Capacitor voltage multiplier with caps paralleled

Discussion in 'General Electronics Chat' started by RogueRose, Apr 15, 2016.

  1. RogueRose

    Thread Starter Member

    Oct 10, 2014
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    Let's say I have qty 40 400v 1000uf caps and I want to run at 2kv and I want to have the highest capacitance possible. To get to 2kv would I need 5 or 10 caps (or how many stages - how many caps total to get 2kv)? To get the higher capacitance, would I run equal # of caps at each stage to get a higher total capacitance?

    Also, is it possible to run 5 voltage multipliers in parallel (5 identical setups) to get 5x capacitance? I know it is similar to running the caps in parallel in each stage, but can be utilized differently.
     
  2. bertus

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  3. Alec_t

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    The number of stages would depend on what each stage consists of and what the input voltage to the first stage is. If you post your schematic we may be able to help you better.
     
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  4. RogueRose

    Thread Starter Member

    Oct 10, 2014
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    I looked closer at voltage multipliers and it looks like each stage adds the value of the cap.? Looking at wiki it looked like it might have been 2 caps for each stage.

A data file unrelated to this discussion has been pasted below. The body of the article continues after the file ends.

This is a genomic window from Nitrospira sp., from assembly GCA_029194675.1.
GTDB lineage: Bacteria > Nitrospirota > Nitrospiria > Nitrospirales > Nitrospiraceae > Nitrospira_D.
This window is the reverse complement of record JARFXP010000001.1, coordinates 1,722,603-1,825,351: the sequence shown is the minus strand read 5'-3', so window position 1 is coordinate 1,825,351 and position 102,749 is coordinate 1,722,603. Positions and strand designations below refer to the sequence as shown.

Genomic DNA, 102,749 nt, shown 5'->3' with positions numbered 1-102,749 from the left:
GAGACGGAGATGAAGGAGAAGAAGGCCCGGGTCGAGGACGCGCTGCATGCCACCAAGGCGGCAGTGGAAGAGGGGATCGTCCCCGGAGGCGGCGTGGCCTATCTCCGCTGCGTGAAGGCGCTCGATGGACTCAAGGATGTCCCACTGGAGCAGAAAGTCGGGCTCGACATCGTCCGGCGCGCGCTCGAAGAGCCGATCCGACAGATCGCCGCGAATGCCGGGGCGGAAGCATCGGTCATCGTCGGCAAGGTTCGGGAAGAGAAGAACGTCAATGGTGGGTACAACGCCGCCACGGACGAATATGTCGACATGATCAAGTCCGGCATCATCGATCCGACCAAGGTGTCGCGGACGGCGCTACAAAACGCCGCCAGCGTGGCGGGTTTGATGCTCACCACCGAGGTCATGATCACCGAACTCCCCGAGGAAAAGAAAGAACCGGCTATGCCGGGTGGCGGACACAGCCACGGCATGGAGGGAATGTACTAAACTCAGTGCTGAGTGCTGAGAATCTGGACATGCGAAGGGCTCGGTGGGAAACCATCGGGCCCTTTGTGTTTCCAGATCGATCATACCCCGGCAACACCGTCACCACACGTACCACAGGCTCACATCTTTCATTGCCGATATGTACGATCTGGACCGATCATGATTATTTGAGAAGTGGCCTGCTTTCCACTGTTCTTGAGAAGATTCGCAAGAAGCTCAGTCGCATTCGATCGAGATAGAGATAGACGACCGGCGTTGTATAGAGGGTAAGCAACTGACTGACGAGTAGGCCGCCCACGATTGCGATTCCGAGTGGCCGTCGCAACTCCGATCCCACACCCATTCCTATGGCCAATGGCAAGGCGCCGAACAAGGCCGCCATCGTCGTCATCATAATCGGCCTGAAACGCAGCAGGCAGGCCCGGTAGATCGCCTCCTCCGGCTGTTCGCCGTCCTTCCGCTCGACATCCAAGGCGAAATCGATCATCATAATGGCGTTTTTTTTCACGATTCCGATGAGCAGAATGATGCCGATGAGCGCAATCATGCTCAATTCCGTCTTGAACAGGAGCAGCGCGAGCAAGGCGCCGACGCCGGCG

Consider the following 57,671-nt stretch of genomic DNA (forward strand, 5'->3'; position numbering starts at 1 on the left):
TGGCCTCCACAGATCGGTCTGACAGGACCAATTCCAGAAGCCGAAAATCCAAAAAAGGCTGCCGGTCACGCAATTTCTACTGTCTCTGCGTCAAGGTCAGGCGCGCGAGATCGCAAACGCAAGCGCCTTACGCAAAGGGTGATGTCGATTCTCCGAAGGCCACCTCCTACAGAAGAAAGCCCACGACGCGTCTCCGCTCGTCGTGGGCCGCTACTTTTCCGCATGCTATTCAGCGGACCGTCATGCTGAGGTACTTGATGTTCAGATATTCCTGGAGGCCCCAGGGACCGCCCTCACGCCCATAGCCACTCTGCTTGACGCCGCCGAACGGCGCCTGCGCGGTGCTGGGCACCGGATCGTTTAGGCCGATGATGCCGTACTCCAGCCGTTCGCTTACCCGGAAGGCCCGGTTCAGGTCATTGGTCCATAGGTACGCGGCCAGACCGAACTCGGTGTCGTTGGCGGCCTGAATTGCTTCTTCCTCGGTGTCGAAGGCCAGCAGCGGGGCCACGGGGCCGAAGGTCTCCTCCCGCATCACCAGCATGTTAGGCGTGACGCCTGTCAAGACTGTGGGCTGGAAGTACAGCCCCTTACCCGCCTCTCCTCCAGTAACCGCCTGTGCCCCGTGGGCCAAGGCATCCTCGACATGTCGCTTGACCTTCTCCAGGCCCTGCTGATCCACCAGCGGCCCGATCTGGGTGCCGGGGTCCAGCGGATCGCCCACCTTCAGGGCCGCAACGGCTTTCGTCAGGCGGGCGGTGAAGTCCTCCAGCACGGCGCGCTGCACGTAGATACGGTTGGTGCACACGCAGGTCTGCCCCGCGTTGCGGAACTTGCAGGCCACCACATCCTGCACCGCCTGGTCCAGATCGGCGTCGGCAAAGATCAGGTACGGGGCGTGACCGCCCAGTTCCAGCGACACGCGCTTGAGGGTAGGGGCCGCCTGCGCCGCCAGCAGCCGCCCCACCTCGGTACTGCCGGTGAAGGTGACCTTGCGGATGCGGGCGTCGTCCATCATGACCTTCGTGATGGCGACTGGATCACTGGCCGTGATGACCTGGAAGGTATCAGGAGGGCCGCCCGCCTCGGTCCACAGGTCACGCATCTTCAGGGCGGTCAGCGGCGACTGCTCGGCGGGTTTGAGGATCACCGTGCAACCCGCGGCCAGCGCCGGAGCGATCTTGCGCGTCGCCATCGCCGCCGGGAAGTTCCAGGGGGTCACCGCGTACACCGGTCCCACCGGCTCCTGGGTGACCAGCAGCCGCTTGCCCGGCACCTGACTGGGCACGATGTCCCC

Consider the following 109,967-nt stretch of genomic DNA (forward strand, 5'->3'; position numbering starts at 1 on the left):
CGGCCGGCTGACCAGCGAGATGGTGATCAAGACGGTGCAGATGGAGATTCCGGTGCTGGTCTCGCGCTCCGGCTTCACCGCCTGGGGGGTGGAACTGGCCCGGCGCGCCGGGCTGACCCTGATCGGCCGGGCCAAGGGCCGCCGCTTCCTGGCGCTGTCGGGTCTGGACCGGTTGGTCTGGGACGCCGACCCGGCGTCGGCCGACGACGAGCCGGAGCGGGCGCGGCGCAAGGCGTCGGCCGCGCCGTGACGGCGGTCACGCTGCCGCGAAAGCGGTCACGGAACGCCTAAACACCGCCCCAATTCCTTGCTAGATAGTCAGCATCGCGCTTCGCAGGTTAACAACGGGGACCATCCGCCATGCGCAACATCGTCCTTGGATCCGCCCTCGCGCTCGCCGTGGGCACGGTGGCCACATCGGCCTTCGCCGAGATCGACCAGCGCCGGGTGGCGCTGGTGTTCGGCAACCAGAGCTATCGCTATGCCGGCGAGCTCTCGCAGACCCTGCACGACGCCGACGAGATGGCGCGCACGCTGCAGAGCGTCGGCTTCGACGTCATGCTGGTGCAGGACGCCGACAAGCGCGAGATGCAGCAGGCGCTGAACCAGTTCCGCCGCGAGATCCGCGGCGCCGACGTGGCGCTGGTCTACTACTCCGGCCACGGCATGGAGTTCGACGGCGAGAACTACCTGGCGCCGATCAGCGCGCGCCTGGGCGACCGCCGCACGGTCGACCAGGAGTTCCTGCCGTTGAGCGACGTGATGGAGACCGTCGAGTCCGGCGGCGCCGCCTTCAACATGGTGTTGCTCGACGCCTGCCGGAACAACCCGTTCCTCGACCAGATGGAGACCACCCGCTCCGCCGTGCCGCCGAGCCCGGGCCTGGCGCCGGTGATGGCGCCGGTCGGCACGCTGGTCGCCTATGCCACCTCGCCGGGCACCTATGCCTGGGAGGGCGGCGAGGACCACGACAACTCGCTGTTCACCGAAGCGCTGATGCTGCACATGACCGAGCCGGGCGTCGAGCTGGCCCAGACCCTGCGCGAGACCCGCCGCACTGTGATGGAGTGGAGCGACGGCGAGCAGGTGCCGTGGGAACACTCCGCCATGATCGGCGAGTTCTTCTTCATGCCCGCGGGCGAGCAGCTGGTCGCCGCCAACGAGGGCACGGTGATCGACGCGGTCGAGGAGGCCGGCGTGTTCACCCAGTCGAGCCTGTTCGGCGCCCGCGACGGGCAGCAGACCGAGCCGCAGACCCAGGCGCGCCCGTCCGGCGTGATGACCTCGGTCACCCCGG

So if that is the case, to get my 2kv with the above caps, could I run 5 stages and put 8 caps in parallel in each stage to get a total of 2kv @ 8000uF?

    BTW, I tried to edit my OP but there is no edit button. Is that normal?


    I just picked numbers that were easy to visualize - I could say qty 40 caps, 10v 100uF with a desired voltage of 100v @ 400uF.

    THat is good to know. As I said, this is more of a theoretical exercise to figure out how to get to X from Z..

    Let's say that input voltage is 360vac (1:3 transformer from 120VAC).

    But what would happen if 480vac were applied to the multiplier?

    I guess one thing I am trying to figure out is if there is a difference (and how much) in energy/joules if the 40 caps from the OP were run in parallel

    40 caps in parallel
    400v 40,000uF = .5 * 40,000 * 400^2 = 3,200 joules

    Voltage multiplier - 5 stage - 8 caps parallel in each stage
    2kv 8,000uF = .5 * 8,000 * 2,000^2 = 16,000 joules

    I know these calculations are correct but I'm not sure if the electrical aspect is correct, meaning will the voltage multiplier act as I described?

    Now I look at it the joules is 5x for the 2kv stage. Do I need to divide by the number of stages when figuring out energy for this or is the 16kj correct?
     
    Last edited by a moderator: Apr 15, 2016
  5. bertus

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    Hello,

    The peak voltage of AC is √2 times the RMS voltage for a sine.
    So if the AC voltage is 480 Vac, the peak voltage will be 538 Volts.
    The 400 Volts caps in your OP post will not survive.

    Bertus
     
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  6. Alec_t

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    There would most likely be a loud bang, capacitor guts spewed everywhere and a lot of acrid smoke :eek:.
    If you are planning on discharging the caps at high current they would need to be rated accordingly.
     
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  7. RogueRose

    Thread Starter Member

    Oct 10, 2014